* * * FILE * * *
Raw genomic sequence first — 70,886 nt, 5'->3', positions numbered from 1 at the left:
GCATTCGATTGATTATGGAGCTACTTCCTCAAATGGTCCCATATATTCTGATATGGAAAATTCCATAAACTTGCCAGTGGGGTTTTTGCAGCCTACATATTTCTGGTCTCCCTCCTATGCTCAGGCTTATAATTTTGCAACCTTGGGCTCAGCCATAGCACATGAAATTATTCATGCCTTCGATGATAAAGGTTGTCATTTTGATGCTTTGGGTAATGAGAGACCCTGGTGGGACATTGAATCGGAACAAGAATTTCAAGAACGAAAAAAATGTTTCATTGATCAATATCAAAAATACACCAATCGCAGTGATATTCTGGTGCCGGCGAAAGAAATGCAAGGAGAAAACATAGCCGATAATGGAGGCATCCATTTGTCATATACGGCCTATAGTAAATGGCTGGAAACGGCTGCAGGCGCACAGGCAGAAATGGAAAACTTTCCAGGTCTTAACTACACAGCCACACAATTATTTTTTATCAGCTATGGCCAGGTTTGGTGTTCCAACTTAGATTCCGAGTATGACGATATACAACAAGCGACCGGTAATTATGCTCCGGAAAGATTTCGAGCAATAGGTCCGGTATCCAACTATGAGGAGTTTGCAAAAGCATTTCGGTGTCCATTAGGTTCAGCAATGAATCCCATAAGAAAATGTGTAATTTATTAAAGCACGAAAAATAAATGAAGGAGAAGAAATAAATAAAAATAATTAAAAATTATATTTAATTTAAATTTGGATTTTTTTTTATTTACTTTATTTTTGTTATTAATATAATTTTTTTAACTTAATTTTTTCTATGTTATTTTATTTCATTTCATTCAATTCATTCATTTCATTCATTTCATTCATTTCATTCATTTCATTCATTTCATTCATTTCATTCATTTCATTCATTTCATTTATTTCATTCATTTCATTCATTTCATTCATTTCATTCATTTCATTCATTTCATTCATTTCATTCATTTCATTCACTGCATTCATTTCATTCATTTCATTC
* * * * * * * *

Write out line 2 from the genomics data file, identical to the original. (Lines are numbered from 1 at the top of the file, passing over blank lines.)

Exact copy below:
GCATTCGATTGATTATGGAGCTACTTCCTCAAATGGTCCCATATATTCTGATATGGAAAATTCCATAAACTTGCCAGTGGGGTTTTTGCAGCCTACATATTTCTGGTCTCCCTCCTATGCTCAGGCTTATAATTTTGCAACCTTGGGCTCAGCCATAGCACATGAAATTATTCATGCCTTCGATGATAAAGGTTGTCATTTTGATGCTTTGGGTAATGAGAGACCCTGGTGGGACATTGAATCGGAACAAGAATTTCAAGAACGAAAAAAATGTTTCATTGATCAATATCAAAAATACACCAATCGCAGTGATATTCTGGTGCCGGCGAAAGAAATGCAAGGAGAAAACATAGCCGATAATGGAGGCATCCATTTGTCATATACGGCCTATAGTAAATGGCTGGAAACGGCTGCAGGCGCACAGGCAGAAATGGAAAACTTTCCAGGTCTTAACTACACAGCCACACAATTATTTTTTATCAGCTATGGCCAGGTTTGGTGTTCCAACTTAGATTCCGAGTATGACGATATACAACAAGCGACCGGTAATTATGCTCCGGAAAGATTTCGAGCAATAGGTCCGGTATCCAACTATGAGGAGTTTGCAAAAGCATTTCGGTGTCCATTAGGTTCAGCAATGAATCCCATAAGAAAATGTGTAATTTATTAAAGCACGAAAAATAAATGAAGGAGAAGAAATAAATAAAAATAATTAAAAATTATATTTAATTTAAATTTGGATTTTTTTTTATTTACTTTATTTTTGTTATTAATATAATTTTTTTAACTTAATTTTTTCTATGTTATTTTATTTCATTTCATTCAATTCATTCATTTCATTCATTTCATTCATTTCATTCATTTCATTCATTTCATTCATTTCATTCATTTCATTCATTTCATTTATTTCATTCATTTCATTCATTTCATTCATTTCATTCATTTCATTCATTTCATTCATTTCATTCATTTCATTCACTGCATTCATTTCATTCATTTCATTC